Note: The following story was excerpted from the June 2017 issue of Collectible Automobile magazine
The 1957 Pontiac was the first Pontiac since 1934 without “Silver Streaks” on the hood. Before Cadillac had tailfins and Buick had portholes, Pontiac had its signature chrome band (or bands) adorning the hood. However, Semon E. “Bunkie” Knudsen arrived as Pontiac’s new general manager just as the ’57 models were ready for production, and he was determined to change that.
Pontiac’s position in the industry had been slipping. Knudsen believed a fresher, more youthful image was needed. Removing the Silver Steaks was seen as a break with the past—and a tradition that started while Knudsen’s father, William S. Knudsen, was running Pontiac. It was also about the only change he could reasonably make at so late a date.
Actually, Pontiac’s transformation from an “old man’s car” had started in 1955. Pontiac shared Chevrolet’s “A” body, which was new for ’55. That year’s Pontiacs were lower, sleeker, and more modern than before. Just as Chevrolet had a new ohv V-8 for ’55, so did Pontiac. In fact, the Chevy engine’s effective valve gear with lightweight, stamped rocker arms was borrowed from designs developed in Pontiac’s engineering department. Pontiac’s V-8 proved long-lived and versatile. The basic design lasted until Pontiac stopped building its own V-8s in 1981. While Chevrolet would eventually build “small-block” and “big-block” V-8s, Pontiac’s sole V-8 design supported displacements from 287 up to 455 cubic inches.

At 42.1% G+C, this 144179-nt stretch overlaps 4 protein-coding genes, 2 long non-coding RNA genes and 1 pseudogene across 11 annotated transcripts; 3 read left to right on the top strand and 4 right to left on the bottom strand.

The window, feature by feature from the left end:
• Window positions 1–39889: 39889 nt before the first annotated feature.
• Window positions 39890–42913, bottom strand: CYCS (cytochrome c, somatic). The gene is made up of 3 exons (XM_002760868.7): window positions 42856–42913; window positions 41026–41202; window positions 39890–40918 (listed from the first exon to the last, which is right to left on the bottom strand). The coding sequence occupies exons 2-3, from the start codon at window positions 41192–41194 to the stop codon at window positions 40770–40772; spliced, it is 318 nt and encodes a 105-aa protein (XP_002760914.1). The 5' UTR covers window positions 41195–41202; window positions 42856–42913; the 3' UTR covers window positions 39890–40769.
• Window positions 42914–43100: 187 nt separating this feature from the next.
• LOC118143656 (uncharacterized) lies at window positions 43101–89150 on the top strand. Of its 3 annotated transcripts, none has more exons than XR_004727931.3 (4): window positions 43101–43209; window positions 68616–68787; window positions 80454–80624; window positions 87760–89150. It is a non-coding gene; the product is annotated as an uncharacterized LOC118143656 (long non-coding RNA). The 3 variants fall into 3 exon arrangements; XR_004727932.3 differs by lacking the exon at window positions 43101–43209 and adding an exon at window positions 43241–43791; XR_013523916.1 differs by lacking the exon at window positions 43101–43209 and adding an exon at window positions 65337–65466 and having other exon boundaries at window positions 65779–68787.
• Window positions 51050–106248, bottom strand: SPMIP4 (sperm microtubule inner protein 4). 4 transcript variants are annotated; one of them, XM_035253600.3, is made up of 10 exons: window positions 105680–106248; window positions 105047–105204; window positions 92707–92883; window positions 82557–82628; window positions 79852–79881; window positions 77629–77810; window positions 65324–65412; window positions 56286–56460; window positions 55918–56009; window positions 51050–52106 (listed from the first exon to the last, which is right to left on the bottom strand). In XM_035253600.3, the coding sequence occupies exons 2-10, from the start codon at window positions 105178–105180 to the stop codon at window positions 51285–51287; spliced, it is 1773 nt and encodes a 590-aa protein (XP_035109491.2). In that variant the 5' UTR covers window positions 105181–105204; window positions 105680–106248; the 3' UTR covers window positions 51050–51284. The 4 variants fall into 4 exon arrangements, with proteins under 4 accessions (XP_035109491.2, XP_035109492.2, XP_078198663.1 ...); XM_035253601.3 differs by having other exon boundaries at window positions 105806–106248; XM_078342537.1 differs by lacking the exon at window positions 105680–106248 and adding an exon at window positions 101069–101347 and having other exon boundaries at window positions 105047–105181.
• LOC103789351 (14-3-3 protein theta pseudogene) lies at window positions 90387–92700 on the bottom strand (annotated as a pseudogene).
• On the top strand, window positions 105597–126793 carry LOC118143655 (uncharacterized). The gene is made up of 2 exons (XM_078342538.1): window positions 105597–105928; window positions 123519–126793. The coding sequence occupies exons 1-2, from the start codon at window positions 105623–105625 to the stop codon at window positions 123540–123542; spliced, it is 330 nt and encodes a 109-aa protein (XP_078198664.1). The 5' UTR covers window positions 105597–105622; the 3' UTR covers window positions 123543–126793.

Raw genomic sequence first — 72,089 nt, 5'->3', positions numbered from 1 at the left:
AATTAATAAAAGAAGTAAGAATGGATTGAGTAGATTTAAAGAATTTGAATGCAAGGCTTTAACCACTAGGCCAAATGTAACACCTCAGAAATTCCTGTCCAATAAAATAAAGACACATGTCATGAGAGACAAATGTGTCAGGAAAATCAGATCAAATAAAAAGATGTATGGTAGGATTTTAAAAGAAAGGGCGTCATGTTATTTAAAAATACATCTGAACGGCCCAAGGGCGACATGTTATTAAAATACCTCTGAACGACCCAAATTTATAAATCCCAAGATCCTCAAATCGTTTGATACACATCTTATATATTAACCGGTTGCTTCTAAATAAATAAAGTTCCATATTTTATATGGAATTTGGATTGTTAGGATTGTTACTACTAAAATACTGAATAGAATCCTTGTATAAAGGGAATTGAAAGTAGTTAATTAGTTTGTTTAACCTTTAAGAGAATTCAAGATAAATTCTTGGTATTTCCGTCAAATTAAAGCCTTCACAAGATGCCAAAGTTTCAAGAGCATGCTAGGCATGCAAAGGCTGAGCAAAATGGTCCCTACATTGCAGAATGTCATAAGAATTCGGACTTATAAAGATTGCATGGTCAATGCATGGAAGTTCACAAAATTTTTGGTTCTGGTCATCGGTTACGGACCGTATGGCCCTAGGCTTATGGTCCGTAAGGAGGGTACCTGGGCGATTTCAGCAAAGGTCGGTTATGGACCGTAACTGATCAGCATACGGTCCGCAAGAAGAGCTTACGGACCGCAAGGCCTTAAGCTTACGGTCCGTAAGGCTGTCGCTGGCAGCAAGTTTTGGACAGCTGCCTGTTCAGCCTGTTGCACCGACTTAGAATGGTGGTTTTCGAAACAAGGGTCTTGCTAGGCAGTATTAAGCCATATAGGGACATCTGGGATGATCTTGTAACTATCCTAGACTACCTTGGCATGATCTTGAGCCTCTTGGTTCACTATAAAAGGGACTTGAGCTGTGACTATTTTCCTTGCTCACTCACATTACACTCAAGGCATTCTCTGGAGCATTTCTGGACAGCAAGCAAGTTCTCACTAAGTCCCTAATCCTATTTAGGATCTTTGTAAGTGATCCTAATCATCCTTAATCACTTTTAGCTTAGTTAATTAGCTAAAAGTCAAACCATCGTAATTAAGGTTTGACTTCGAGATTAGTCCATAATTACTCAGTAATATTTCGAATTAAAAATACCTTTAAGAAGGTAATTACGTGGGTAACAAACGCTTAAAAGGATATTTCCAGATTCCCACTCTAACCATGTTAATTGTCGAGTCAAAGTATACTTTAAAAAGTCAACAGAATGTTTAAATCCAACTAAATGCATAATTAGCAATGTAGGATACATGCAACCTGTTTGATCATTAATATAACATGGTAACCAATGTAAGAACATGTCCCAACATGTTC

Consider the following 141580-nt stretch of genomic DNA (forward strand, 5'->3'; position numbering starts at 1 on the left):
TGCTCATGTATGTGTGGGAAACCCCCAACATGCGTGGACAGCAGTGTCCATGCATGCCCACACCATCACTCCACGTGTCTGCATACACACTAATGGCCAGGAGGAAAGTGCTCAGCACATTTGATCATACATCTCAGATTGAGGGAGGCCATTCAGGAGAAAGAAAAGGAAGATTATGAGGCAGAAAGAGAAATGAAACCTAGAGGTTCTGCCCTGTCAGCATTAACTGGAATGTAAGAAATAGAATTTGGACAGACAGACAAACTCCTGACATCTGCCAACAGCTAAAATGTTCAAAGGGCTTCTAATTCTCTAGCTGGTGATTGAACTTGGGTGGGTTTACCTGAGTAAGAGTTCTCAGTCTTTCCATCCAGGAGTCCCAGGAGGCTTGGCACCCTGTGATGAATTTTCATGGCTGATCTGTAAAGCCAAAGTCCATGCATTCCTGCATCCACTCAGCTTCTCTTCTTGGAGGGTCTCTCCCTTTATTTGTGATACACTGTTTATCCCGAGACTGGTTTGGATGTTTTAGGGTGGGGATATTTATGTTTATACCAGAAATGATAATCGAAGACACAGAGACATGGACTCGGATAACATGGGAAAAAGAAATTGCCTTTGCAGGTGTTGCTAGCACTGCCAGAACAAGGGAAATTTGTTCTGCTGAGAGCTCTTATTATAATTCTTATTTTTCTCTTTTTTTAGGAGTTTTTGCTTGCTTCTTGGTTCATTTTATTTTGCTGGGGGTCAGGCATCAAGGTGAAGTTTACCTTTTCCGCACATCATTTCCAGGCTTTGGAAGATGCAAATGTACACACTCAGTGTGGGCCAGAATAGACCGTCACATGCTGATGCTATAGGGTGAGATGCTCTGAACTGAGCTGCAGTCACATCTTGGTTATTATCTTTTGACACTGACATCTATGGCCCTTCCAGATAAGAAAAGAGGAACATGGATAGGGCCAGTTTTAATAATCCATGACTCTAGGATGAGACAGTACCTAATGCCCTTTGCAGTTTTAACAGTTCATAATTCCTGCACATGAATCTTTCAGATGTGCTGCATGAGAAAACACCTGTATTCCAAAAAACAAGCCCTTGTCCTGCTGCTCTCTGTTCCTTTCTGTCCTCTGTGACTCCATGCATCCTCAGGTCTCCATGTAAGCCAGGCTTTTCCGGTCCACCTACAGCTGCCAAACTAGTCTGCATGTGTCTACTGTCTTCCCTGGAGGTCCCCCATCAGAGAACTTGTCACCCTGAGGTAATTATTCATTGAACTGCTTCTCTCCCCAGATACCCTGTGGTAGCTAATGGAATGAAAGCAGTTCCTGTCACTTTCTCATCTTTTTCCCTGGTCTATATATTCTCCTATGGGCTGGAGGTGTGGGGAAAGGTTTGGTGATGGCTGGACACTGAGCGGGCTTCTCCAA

The new V-8 cars had far more performance than the old straight-eight Pontiacs. To demonstrate the newfound power, Bonneville Salt Flats legend Ab Jenkins was recruited to set a world record. In his hands, a 1956 Pontiac averaged 118.375 mph for 24 hours—the last of many records set by Jenkins, who died later that year at age 73.
Bunkie Knudsen wanted to foster a performance image for Pontiac. Advertising in 1957 proclaimed Pontiac “America’s Number 1 Road Car.” Backing up that claim, Pontiac had increased the size of its V-8 to 347 cid, which helped it develop from 227 bhp up to 317 bhp. Styling was also more exciting for 1957. However, in spite of a good product, Pontiac sales were down for ’57. Knudsen’s efforts wouldn’t truly start to bear fruit until 1959 when the “Wide Track” Pontiac rose to number four in sales.
Our featured car is a 1957 Pontiac Star Chief Custom Catalina hardtop coupe. Star Chief was the top trim with a choice of cloth-and-leather or—as in this car—full-leather upholstery. The base price was $2901 and 32,862 were built. The engine developed 270 bhp when paired with a Hydra-Matic transmission.
When photographed, the car was owned by Andy Linsky of Palm Springs, California. Linsky says the Star Chief was a good driver: “The power was quite fine. It moved.” He liked the Fontaine Blue/Kenya Ivory color combination—and he says he’s sorry he doesn’t have the car today.
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